Martin, Part II

William Martin in 1910
In November, 1863, Wheeler’s Cavalry needed time to recover after the October Raid. They would not get that respite. Instead, they were dispatched to join Confederate General James Longstreet in East Tennessee, tasked to support his attempt to recapture Knoxville from Union control.

The Cavalry Corps was in turmoil during this time. Nathan Bedford Forrest was gone, transferred to Mississippi. Most of Forrest’s men had accompanied Wheeler on the October Raid, ‘temporarily’ loaned to Wheeler for the purpose. Then Bragg made the subordination permanent, and Forrest, who heartily disliked Wheeler, was outraged. Forrest renewed an old request to return to his native region – West Tennessee and northern Mississippi – in order to raise a cavalry corps to operate semi-independently against Union troops there. (This incident also sparked the legendary – and probably apocryphal – confrontation between Forrest and Bragg where Forrest called the latter a coward.) Forrest’s distaste for Wheeler carried through to his subordinates. It is reported that Brigadier General Frank Armstrong reported sick rather than accompany Wheeler into Middle Tennessee.

November 1863 proved a trial for the Rebel horsemen. The Knoxville Campaign went badly. Wheeler was recalled halfway through to join Bragg just in time to take part in the rout of Chattanooga on November 25th, leaving Martin in command of a rump command, nominally a corps in size, but numbering only about 5,000 men.

All of the old evils were present. Discipline problems abounded, with desertion and absenteeism hitting record levels. Longstreet, frustrated with his own failure to capture Knoxville, lashed out at various subordinates, including Martin. Martin was too young an inexperienced to control his men, lamented Longstreet, who blamed him for problems at Bean’s Station and Dandridge, in December, and for a badly managed action near Pigeon River in January, 1864. Finally, Longstreet requested Richmond to send him Wade Hampton as a replacement for Martin, stating that the cavalry “only wants a good leader to render it very efficient.”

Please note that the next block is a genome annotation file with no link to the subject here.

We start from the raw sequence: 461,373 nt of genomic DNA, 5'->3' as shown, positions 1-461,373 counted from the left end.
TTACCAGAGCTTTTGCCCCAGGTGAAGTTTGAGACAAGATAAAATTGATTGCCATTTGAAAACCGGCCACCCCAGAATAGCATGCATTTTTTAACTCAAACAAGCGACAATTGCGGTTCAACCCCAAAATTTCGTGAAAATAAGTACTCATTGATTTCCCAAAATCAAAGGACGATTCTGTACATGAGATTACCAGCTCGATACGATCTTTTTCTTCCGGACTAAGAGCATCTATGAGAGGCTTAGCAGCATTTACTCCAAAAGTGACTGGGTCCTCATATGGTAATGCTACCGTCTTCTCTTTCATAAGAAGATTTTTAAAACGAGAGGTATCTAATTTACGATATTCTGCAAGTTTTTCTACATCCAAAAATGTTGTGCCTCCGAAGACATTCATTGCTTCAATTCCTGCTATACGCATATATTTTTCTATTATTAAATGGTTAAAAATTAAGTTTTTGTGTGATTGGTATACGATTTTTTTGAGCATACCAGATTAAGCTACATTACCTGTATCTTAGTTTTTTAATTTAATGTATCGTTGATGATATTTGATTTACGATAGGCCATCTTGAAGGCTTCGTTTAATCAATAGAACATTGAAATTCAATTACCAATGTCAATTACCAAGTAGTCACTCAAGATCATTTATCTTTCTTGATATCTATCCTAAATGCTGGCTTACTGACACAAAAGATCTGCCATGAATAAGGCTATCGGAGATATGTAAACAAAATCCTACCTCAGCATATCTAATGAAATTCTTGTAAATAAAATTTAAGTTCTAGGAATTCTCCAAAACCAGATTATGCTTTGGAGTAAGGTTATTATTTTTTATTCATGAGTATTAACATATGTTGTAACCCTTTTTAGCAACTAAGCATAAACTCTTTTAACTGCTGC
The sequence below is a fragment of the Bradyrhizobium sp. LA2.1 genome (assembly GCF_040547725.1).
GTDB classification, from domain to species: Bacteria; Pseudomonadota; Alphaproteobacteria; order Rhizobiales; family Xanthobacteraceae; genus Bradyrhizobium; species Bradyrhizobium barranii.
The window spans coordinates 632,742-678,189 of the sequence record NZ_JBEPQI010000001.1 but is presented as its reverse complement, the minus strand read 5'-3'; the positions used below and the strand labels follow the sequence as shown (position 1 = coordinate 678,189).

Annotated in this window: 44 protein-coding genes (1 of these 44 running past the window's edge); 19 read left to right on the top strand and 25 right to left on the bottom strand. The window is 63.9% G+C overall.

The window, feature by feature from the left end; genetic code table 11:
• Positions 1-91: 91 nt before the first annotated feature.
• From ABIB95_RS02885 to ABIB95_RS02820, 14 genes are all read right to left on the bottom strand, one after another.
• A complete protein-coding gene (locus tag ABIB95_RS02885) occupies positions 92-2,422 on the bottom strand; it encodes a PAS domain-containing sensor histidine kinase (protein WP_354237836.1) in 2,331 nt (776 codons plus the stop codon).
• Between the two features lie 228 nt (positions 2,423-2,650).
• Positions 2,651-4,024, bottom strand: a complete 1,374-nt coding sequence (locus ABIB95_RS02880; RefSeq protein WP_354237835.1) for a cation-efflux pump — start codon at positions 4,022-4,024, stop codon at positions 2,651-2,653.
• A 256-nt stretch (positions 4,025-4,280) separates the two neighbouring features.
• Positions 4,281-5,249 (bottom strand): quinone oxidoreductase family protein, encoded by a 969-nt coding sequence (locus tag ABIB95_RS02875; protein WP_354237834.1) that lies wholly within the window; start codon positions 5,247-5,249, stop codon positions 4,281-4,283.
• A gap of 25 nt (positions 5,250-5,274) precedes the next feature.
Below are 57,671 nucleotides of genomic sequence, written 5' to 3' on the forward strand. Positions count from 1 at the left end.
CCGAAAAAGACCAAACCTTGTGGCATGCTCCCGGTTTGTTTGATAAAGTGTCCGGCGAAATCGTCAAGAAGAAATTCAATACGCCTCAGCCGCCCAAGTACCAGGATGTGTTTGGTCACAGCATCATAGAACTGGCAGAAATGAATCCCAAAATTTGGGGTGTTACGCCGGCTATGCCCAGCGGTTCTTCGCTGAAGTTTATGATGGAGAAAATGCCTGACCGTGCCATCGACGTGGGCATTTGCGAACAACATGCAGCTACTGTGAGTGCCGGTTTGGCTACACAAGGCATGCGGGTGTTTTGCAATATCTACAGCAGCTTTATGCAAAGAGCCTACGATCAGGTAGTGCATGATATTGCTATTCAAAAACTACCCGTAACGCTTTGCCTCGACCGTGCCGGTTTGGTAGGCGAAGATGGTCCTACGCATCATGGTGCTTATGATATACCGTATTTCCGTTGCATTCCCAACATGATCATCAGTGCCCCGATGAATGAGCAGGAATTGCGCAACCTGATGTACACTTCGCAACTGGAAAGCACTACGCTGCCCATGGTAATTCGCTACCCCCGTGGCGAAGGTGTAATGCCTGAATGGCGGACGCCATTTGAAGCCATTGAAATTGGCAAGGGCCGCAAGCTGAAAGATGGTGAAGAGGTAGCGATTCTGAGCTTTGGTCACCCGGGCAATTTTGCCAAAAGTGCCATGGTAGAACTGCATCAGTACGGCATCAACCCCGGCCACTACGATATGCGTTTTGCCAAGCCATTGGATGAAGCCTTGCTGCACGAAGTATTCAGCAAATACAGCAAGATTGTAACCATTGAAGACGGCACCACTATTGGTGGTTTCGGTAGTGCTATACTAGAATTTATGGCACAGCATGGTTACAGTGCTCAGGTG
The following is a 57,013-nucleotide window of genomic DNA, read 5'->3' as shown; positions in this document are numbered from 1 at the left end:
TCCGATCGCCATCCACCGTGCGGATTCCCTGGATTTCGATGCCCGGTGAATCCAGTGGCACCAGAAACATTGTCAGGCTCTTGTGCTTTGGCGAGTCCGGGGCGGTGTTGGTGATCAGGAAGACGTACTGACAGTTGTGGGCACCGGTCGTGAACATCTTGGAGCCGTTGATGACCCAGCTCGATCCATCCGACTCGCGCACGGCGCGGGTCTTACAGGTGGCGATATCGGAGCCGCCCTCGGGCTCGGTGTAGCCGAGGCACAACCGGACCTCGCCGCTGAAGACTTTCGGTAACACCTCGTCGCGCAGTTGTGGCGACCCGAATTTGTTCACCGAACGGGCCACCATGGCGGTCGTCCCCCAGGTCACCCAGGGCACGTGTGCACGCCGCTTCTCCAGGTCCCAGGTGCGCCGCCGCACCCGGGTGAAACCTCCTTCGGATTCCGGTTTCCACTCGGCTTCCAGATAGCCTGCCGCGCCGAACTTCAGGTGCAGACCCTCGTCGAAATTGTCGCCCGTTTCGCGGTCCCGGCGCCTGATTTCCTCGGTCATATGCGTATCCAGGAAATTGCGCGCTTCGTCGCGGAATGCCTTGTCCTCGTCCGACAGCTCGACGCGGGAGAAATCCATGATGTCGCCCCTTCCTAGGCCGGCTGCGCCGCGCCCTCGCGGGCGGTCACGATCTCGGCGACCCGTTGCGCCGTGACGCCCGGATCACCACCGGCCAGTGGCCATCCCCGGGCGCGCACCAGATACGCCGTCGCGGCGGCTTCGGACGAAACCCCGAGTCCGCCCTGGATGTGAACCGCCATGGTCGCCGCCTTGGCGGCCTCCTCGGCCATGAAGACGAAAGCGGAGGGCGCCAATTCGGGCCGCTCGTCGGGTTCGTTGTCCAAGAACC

Of course, Longstreet had fallings out with many subordinates at this time, and they each had rebuttals to his charges. Martin blamed his misfortunes on the mess he inherited from Wheeler: ill-disciplined troopers, broken down animals, and lack of decent company and field officers. Worse yet, charged Martin, Wheeler deliberately withheld both wagons and replacements needed to restore his command’s efficiency. This latter charge should have resonated with Longstreet, who similarly blamed Bragg for deliberately withholding wagons needed for his campaign.

Martin and the remnant of his corps finally returned to the Army of Tennessee in February, now led by Joe Johnston and encamped at Dalton. He also returned to Wheeler’s command, a position that had to grate. He reverted to divisional command, and the cavalry were recruited back up to reasonable strength by May, 1864. He served throughout the Atlanta Campaign, commanding another refugee from Lee’s Army – Brigadier General Alfred Iverson, who came home to command a brigade of Georgia State Cavalry in the wake of a disastrous first day at Gettysburg.